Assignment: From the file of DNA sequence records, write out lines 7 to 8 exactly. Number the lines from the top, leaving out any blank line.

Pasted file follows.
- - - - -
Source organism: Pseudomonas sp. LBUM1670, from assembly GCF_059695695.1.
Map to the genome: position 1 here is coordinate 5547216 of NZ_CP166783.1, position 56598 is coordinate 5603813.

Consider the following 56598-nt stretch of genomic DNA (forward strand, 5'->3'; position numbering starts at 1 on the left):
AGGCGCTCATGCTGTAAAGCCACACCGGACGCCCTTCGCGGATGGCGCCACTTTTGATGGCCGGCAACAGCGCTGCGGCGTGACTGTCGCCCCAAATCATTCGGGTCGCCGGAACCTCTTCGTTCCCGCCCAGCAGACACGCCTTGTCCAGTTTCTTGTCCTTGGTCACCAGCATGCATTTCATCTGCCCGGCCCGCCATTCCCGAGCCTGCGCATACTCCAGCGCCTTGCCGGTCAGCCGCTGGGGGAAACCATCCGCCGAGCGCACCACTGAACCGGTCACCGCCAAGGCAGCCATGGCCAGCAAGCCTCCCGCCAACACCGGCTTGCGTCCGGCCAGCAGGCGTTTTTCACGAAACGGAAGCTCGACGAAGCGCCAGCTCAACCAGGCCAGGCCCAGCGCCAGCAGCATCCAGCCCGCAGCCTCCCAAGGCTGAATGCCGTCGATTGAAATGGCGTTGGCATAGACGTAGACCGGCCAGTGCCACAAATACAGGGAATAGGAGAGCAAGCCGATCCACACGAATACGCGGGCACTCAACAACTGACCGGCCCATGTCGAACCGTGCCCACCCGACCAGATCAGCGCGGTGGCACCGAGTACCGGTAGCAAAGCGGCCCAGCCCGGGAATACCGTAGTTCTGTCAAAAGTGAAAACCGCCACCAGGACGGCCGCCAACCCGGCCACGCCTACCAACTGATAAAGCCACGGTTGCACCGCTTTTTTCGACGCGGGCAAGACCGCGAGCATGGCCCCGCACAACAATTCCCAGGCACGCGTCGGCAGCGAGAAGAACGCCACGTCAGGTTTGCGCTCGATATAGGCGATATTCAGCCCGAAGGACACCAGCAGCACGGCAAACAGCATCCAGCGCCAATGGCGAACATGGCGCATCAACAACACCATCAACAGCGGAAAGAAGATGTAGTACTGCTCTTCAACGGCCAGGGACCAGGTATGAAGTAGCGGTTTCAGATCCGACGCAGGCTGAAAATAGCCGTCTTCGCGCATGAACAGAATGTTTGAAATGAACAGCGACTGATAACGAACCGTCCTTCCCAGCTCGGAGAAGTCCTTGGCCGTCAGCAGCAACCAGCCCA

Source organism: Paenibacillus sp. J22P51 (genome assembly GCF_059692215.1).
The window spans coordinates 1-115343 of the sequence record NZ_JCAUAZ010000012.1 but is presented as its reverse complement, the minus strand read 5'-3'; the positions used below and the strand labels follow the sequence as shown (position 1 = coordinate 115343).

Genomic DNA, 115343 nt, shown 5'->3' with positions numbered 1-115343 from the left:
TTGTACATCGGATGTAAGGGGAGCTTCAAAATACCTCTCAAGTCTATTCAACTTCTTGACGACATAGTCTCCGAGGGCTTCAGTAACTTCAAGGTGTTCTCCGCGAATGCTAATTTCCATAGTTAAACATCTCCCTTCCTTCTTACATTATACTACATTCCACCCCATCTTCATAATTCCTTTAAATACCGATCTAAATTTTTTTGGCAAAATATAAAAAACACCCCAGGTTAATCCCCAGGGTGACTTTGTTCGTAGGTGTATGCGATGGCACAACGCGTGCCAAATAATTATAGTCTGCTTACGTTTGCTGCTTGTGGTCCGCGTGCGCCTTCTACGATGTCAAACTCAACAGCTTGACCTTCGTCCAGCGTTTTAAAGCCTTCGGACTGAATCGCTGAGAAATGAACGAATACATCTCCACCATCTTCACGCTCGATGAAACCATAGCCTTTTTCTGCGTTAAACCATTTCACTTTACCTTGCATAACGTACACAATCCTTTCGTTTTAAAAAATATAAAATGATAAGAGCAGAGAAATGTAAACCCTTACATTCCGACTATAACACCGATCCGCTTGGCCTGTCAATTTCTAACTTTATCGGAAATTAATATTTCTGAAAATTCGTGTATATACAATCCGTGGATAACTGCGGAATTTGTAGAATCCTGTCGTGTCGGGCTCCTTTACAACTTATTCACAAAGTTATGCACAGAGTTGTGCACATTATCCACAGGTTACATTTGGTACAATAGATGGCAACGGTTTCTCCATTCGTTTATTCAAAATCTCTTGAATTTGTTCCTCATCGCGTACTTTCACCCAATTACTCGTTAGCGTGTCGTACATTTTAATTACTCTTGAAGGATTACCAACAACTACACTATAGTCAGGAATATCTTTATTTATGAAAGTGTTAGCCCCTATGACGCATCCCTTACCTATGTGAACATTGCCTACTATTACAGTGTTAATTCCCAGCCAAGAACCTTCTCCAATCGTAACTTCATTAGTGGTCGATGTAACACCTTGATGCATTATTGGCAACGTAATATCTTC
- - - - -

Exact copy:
Genomic DNA, 115343 nt, shown 5'->3' with positions numbered 1-115343 from the left:
TTGTACATCGGATGTAAGGGGAGCTTCAAAATACCTCTCAAGTCTATTCAACTTCTTGACGACATAGTCTCCGAGGGCTTCAGTAACTTCAAGGTGTTCTCCGCGAATGCTAATTTCCATAGTTAAACATCTCCCTTCCTTCTTACATTATACTACATTCCACCCCATCTTCATAATTCCTTTAAATACCGATCTAAATTTTTTTGGCAAAATATAAAAAACACCCCAGGTTAATCCCCAGGGTGACTTTGTTCGTAGGTGTATGCGATGGCACAACGCGTGCCAAATAATTATAGTCTGCTTACGTTTGCTGCTTGTGGTCCGCGTGCGCCTTCTACGATGTCAAACTCAACAGCTTGACCTTCGTCCAGCGTTTTAAAGCCTTCGGACTGAATCGCTGAGAAATGAACGAATACATCTCCACCATCTTCACGCTCGATGAAACCATAGCCTTTTTCTGCGTTAAACCATTTCACTTTACCTTGCATAACGTACACAATCCTTTCGTTTTAAAAAATATAAAATGATAAGAGCAGAGAAATGTAAACCCTTACATTCCGACTATAACACCGATCCGCTTGGCCTGTCAATTTCTAACTTTATCGGAAATTAATATTTCTGAAAATTCGTGTATATACAATCCGTGGATAACTGCGGAATTTGTAGAATCCTGTCGTGTCGGGCTCCTTTACAACTTATTCACAAAGTTATGCACAGAGTTGTGCACATTATCCACAGGTTACATTTGGTACAATAGATGGCAACGGTTTCTCCATTCGTTTATTCAAAATCTCTTGAATTTGTTCCTCATCGCGTACTTTCACCCAATTACTCGTTAGCGTGTCGTACATTTTAATTACTCTTGAAGGATTACCAACAACTACACTATAGTCAGGAATATCTTTATTTATGAAAGTGTTAGCCCCTATGACGCATCCCTTACCTATGTGAACATTGCCTACTATTACAGTGTTAATTCCCAGCCAAGAACCTTCTCCAATCGTAACTTCATTAGTGGTCGATGTAACACCTTGATGCATTATTGGCAACGTAATATCTTC